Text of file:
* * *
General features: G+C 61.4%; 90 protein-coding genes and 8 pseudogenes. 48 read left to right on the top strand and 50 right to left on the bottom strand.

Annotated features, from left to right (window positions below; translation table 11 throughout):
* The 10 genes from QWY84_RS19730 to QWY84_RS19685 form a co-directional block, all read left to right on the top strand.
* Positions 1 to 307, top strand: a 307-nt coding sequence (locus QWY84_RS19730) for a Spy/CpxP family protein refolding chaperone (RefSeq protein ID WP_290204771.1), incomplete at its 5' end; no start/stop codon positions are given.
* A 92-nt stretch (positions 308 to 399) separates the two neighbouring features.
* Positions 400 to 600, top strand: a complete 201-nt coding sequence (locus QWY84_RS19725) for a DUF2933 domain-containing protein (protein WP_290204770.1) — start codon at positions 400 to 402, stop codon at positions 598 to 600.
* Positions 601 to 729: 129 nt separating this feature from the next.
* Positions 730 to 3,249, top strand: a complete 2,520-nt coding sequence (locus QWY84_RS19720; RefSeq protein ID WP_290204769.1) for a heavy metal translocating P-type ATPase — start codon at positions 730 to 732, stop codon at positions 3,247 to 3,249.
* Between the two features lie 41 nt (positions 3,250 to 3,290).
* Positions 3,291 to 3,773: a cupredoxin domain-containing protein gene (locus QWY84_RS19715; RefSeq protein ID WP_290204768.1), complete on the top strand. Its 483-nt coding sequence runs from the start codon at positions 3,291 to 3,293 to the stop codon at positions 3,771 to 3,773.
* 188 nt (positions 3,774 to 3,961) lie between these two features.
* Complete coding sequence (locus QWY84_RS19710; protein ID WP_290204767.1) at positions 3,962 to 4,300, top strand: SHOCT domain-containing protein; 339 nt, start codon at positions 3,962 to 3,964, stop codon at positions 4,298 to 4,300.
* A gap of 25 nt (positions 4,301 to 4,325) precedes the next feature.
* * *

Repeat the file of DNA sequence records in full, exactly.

General features: G+C 61.4%; 90 protein-coding genes and 8 pseudogenes. 48 read left to right on the top strand and 50 right to left on the bottom strand.

Annotated features, from left to right (window positions below; translation table 11 throughout):
* The 10 genes from QWY84_RS19730 to QWY84_RS19685 form a co-directional block, all read left to right on the top strand.
* Positions 1 to 307, top strand: a 307-nt coding sequence (locus QWY84_RS19730) for a Spy/CpxP family protein refolding chaperone (RefSeq protein ID WP_290204771.1), incomplete at its 5' end; no start/stop codon positions are given.
* A 92-nt stretch (positions 308 to 399) separates the two neighbouring features.
* Positions 400 to 600, top strand: a complete 201-nt coding sequence (locus QWY84_RS19725) for a DUF2933 domain-containing protein (protein WP_290204770.1) — start codon at positions 400 to 402, stop codon at positions 598 to 600.
* Positions 601 to 729: 129 nt separating this feature from the next.
* Positions 730 to 3,249, top strand: a complete 2,520-nt coding sequence (locus QWY84_RS19720; RefSeq protein ID WP_290204769.1) for a heavy metal translocating P-type ATPase — start codon at positions 730 to 732, stop codon at positions 3,247 to 3,249.
* Between the two features lie 41 nt (positions 3,250 to 3,290).
* Positions 3,291 to 3,773: a cupredoxin domain-containing protein gene (locus QWY84_RS19715; RefSeq protein ID WP_290204768.1), complete on the top strand. Its 483-nt coding sequence runs from the start codon at positions 3,291 to 3,293 to the stop codon at positions 3,771 to 3,773.
* 188 nt (positions 3,774 to 3,961) lie between these two features.
* Complete coding sequence (locus QWY84_RS19710; protein ID WP_290204767.1) at positions 3,962 to 4,300, top strand: SHOCT domain-containing protein; 339 nt, start codon at positions 3,962 to 3,964, stop codon at positions 4,298 to 4,300.
* A gap of 25 nt (positions 4,301 to 4,325) precedes the next feature.